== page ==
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Don't Write Off Meetings Just Yet

Posted on August 22, 2006

By Jeffrey W. Rasco, CMP

I opened the local paper this morning and saw a teaser about web-based conferencing being ready to surge thanks to two things – rising oil prices and terrorism. When I turned back to the business section, the story was about a local company that provides equipment and services for video teleconferencing. The picture of the local business owner at his desk, and his partner projected on the video screen, showed them looking giddy at the prospects of fewer people traveling and more logging on.


I remember in the ‘80’s when the cover of one of the trade magazines featured a row of satellite dishes with a headline that asked something like “The Death of Live Meetings?” Remember the spike in interest in web conferencing after 9/11? Since people would no longer travel by airplane to meet, WebEx and her sisters would flourish. And they have.

I flew to Boston last week (fortunately not from Heathrow), just a couple of days after the British brought down the terrorist cell planning to blow up planes over the Atlantic. Yes, I checked the bag that I would normally have carried on (I like my own toiletries), but every plane was packed. The conference I attended was packed, too. We are learning to live with the world as it (unfortunately) is, and continuing to meet face-to-face.

I have nothing against meeting over the Internet. It is how we conduct our training and make most of our sales presentations at AMi. Web conferencing is an extremely valuable tool in the meeting professional’s toolbox, and knowing when and how to use it is one of the things that sets us apart from “cup counters.” But as long as humans remain the social animals we are, meeting online will continue to grow and flourish, but as an adjunct to physical meetings.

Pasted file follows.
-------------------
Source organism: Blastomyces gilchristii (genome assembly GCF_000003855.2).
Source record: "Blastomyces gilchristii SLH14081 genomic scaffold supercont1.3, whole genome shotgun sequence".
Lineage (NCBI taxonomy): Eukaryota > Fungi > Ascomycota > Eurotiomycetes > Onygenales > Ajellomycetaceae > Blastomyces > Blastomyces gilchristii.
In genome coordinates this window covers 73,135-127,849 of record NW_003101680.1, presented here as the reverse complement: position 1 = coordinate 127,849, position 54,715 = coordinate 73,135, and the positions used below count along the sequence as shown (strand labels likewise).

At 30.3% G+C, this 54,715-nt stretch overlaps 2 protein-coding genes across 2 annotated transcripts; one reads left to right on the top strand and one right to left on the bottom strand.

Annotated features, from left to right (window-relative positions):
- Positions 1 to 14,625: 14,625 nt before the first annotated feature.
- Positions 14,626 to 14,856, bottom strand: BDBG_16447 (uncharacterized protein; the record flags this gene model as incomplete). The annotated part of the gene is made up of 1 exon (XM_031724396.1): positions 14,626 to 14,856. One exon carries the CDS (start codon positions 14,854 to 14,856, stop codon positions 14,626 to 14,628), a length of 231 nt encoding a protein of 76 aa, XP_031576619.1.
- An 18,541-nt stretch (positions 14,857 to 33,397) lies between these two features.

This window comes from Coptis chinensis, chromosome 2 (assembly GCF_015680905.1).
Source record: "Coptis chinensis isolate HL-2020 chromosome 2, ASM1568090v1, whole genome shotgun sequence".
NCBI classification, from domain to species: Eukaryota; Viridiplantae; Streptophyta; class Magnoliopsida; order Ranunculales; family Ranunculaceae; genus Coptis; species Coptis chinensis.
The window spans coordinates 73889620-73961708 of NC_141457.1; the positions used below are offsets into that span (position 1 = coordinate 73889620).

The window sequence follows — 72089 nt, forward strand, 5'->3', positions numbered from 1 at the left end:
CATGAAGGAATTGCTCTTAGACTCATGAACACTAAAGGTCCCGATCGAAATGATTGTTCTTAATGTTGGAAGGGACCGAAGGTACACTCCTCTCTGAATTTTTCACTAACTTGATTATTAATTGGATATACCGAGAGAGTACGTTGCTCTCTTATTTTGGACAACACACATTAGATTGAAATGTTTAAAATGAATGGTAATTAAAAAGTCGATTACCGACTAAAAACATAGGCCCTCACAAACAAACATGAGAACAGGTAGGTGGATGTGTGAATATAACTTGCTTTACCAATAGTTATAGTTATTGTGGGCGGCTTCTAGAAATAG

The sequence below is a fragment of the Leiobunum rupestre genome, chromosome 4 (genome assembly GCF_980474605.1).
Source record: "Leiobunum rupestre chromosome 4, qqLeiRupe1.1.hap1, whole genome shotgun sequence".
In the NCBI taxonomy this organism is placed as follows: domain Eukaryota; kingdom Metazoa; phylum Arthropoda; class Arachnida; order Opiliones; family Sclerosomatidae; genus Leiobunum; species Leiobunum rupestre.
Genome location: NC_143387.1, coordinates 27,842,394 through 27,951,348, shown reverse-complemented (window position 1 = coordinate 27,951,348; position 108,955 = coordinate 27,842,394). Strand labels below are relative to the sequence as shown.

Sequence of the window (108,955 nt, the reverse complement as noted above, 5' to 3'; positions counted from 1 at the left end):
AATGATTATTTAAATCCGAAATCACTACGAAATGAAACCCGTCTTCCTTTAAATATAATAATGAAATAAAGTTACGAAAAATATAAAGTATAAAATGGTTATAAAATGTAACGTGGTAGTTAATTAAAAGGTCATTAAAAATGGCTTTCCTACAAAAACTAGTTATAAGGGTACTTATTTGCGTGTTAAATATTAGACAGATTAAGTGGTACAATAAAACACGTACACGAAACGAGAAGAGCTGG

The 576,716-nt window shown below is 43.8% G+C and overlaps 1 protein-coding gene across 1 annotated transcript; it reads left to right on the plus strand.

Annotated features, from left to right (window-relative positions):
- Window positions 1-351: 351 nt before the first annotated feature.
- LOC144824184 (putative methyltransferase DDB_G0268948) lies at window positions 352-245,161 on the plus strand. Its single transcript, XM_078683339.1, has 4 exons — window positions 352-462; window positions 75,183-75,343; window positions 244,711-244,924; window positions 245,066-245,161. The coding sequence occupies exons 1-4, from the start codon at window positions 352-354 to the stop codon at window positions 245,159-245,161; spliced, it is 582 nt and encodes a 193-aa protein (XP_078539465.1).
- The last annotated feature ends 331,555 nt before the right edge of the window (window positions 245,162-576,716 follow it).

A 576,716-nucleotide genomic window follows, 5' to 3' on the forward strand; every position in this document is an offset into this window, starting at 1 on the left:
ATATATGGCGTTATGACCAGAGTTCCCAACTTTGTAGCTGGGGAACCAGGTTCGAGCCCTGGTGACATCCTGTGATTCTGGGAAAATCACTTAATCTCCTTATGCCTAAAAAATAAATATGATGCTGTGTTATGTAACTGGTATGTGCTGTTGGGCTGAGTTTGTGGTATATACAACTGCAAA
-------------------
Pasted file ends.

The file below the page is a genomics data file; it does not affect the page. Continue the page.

Smile on, video guys, but don’t start writing the obit for meetings just yet.


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Joan Eisenstodt

Nice stuff, Jeff! I concur. I was president of our MPI chapter (PMPI) in the early '80s when video conferencing was first touted as the next best thing. In John Naisbitt's "High Tech, High Touch" we saw what tech creates. In a recent "60 Minutes" rebroadcast, people in their 20s - online gamers -said they too want to meet f2f to know those w/ whom they've been gaming. Naw..we're not there yet and may never be. (Did I just predict that?)



I agree with you wholeheartedly. There is a time and a place for video and web conferencing, but it will not be the replacement for live meetings until such time as risk, cost or both make it absolutely impossible to meet f2f.

That said, I think there is still a valuable place for these types of technologies in an organizational toolkit.

Just as multiple forms of media enhance a learning experience, adding video or web visuals can enhance certain types of meetings that would otherwise take place in a mono-dimensional format like the telephone.

As you noted, certain types of training can be facilitated using these technologies. I suspect account management updates could be handled this way with greater frequency, as could certain types of sales follow-up conversations and presentations. We already see a migration by recruiting firms to conducting initial interviews in this manner.

However, humans are social beings by nature, and we take many of our cues from things that we cannot yet obtain via remote meeting technologies. And, to some extent, the degree of our behavioral propriety is also governed by cues only taken through live environments. It's pretty much a no-brainer that we're more likely to let our attention drift if we think we cannot be seen, than if we're sitting in a meeting and interacting with those around us.

Rob Carey

As you've observed from your recent travels, planes are packed. On the flip side, technology is at the point where electronic meetings are no problem. So what is the conclusion? That more meetings are taking place than ever before, because the speed of business today has made people realize the value of, and need for, almost constant communication--both in person and via technology.

There's no zero-sum game here--the meetings pie is getting bigger. Good news for all of us.

Canada Goose Jacket

a lot of editors have started to understand more about alternate options, they will obtained a little cameras, spend some money to hire nearby residents and individuals across the actors within the facilities

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